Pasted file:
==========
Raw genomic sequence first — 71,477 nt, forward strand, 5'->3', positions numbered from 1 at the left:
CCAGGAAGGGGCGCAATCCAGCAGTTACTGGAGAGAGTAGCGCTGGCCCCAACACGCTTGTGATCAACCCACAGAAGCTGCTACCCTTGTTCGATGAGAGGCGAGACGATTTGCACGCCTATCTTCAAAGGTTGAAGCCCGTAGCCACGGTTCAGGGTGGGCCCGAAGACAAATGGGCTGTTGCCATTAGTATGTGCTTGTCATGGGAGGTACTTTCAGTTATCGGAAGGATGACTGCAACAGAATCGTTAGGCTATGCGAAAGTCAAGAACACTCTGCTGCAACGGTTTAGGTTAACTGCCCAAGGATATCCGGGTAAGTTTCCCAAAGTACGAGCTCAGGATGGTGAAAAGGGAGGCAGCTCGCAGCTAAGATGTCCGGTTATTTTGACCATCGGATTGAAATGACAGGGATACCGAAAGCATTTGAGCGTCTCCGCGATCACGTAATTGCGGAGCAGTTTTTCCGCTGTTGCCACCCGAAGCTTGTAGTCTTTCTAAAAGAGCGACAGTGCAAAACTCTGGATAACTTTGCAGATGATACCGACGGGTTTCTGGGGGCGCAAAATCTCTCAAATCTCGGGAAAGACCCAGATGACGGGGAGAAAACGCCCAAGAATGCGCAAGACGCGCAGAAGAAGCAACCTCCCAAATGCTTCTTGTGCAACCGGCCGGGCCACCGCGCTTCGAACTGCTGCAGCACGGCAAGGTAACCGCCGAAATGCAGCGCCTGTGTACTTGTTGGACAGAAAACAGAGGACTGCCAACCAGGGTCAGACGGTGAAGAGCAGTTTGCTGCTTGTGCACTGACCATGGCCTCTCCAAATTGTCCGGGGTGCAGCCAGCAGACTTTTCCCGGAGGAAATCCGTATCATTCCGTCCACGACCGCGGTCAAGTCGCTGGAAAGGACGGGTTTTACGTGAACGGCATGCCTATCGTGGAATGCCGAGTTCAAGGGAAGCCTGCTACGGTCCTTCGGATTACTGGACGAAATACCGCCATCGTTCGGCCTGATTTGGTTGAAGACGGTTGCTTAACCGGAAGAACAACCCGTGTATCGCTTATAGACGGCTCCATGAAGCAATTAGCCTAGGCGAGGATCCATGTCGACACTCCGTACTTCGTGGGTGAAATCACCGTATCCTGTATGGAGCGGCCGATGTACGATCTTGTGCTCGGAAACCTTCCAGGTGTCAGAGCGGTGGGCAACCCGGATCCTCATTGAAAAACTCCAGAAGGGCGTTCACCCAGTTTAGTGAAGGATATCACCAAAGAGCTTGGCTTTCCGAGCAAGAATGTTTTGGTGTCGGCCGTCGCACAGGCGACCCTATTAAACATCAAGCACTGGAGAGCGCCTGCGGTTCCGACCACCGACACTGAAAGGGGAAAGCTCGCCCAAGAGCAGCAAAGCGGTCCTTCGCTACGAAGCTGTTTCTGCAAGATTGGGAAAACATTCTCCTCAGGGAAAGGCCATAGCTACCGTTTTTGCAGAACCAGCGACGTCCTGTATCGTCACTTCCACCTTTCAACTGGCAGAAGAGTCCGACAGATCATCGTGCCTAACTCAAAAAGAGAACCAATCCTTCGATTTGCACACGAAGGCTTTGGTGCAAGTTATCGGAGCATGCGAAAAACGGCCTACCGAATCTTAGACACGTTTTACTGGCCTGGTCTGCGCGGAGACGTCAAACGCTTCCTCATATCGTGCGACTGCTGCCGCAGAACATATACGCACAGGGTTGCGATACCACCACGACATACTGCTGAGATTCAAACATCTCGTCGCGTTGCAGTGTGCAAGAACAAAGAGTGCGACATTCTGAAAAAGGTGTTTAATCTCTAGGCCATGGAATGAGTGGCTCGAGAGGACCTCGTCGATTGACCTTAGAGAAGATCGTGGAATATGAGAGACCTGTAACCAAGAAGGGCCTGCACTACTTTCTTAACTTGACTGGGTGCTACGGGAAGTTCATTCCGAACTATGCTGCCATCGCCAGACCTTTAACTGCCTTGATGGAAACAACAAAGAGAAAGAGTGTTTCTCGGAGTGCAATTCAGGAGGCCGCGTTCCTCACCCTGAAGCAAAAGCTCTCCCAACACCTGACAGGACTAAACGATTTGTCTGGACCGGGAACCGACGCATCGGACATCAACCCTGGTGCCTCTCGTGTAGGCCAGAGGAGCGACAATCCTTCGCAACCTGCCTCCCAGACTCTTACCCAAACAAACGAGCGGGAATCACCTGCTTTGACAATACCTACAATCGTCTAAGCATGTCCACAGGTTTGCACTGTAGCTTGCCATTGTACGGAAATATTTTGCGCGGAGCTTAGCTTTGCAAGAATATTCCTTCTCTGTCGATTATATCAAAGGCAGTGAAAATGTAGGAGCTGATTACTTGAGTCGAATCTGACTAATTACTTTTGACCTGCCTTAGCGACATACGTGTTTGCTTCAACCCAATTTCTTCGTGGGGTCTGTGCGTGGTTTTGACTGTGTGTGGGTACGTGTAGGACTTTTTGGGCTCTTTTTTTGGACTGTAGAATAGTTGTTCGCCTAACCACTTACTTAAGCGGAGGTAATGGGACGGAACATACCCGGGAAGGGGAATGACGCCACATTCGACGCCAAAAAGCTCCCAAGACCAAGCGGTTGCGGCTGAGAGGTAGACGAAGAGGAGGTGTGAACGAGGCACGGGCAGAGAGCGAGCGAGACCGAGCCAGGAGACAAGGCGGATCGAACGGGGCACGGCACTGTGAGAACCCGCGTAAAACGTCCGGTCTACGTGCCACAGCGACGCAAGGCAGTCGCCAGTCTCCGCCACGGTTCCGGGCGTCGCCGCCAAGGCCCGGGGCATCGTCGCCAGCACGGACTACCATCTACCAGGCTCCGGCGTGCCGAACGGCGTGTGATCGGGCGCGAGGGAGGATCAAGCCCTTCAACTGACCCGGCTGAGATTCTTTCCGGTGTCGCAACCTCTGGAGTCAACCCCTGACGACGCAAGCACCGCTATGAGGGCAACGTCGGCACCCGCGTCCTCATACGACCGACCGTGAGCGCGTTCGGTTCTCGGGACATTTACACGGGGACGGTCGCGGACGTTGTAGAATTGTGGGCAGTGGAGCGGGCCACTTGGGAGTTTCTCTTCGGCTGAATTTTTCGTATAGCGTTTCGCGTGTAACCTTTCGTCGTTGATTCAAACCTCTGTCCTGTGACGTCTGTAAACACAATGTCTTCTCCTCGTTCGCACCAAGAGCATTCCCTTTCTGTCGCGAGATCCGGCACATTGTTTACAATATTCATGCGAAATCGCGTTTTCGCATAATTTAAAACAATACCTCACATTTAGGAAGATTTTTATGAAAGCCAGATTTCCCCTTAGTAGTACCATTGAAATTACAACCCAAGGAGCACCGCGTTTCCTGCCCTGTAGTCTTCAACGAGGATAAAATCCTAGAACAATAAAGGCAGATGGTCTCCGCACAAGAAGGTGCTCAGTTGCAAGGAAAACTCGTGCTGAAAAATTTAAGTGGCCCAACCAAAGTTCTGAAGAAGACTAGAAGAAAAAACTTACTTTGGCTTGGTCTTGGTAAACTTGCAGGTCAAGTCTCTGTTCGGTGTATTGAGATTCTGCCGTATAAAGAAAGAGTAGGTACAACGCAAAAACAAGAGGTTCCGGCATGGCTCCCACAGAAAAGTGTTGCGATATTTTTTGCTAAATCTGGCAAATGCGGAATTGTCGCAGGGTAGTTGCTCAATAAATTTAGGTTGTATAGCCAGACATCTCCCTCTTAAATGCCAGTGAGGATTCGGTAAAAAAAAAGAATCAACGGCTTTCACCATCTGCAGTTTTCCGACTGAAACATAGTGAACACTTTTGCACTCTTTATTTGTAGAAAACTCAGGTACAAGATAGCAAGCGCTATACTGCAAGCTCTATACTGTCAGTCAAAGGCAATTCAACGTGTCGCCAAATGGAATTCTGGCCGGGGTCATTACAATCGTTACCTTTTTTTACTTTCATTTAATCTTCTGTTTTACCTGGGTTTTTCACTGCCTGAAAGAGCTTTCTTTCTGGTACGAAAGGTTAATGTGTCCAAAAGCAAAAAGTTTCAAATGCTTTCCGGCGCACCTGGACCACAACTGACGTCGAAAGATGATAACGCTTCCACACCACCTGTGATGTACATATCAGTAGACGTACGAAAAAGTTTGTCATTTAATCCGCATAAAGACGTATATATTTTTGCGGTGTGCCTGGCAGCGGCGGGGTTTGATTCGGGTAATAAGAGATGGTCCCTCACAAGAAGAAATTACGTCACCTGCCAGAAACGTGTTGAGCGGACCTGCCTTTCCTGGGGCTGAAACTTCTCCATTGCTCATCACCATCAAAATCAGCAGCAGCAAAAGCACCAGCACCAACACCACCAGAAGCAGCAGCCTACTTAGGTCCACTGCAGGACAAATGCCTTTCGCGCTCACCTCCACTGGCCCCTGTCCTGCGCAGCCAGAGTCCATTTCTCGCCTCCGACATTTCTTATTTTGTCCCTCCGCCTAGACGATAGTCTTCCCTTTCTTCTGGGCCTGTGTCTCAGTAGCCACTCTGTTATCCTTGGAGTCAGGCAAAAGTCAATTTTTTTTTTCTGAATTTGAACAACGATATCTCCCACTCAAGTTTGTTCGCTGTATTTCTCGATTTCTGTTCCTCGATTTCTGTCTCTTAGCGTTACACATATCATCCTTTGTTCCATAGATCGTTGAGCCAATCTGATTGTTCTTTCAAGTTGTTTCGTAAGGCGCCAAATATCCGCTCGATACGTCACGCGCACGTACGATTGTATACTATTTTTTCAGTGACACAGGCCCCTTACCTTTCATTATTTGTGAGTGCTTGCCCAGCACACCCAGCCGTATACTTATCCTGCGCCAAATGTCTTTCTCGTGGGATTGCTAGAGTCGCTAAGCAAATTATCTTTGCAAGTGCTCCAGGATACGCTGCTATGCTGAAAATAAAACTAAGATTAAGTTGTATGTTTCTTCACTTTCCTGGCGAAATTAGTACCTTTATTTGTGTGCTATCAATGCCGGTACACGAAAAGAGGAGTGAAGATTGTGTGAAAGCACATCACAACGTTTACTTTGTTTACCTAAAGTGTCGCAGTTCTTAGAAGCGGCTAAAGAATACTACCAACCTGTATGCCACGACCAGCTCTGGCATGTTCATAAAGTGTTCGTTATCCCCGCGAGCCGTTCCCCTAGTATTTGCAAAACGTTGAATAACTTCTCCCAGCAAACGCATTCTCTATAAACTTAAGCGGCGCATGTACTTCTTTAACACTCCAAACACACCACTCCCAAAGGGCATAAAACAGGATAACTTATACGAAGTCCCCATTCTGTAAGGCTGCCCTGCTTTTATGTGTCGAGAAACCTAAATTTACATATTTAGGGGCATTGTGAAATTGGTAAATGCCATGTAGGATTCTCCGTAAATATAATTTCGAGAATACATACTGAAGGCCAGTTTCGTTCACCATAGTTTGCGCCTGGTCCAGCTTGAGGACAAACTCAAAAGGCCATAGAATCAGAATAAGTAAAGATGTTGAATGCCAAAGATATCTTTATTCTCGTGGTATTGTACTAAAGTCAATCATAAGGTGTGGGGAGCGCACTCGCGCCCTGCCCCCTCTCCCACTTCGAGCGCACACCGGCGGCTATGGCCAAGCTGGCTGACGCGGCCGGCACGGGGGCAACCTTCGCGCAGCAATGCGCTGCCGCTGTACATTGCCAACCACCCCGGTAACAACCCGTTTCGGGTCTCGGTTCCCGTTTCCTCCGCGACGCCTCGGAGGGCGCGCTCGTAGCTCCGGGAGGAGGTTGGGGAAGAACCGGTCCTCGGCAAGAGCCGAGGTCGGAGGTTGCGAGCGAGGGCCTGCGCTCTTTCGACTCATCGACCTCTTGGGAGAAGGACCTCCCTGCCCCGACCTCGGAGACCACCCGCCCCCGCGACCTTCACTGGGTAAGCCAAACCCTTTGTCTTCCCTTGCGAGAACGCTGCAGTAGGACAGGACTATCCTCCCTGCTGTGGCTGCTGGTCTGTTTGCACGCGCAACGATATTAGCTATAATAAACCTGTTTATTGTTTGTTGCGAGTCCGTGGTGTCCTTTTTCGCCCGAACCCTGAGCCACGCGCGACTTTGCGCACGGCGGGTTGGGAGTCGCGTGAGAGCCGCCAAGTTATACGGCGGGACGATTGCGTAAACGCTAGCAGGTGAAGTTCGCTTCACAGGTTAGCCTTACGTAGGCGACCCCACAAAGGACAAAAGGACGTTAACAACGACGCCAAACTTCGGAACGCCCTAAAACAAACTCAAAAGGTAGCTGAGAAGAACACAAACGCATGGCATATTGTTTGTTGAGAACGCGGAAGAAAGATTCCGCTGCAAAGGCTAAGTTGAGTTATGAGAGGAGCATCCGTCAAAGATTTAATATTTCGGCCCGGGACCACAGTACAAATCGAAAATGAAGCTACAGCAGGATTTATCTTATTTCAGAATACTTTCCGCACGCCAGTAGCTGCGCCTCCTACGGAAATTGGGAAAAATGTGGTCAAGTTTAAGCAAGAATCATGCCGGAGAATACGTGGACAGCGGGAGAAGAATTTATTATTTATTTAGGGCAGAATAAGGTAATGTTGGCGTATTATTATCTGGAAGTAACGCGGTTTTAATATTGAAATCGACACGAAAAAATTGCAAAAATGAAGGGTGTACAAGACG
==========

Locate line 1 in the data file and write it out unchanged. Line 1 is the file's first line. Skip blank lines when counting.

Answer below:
Raw genomic sequence first — 71,477 nt, forward strand, 5'->3', positions numbered from 1 at the left: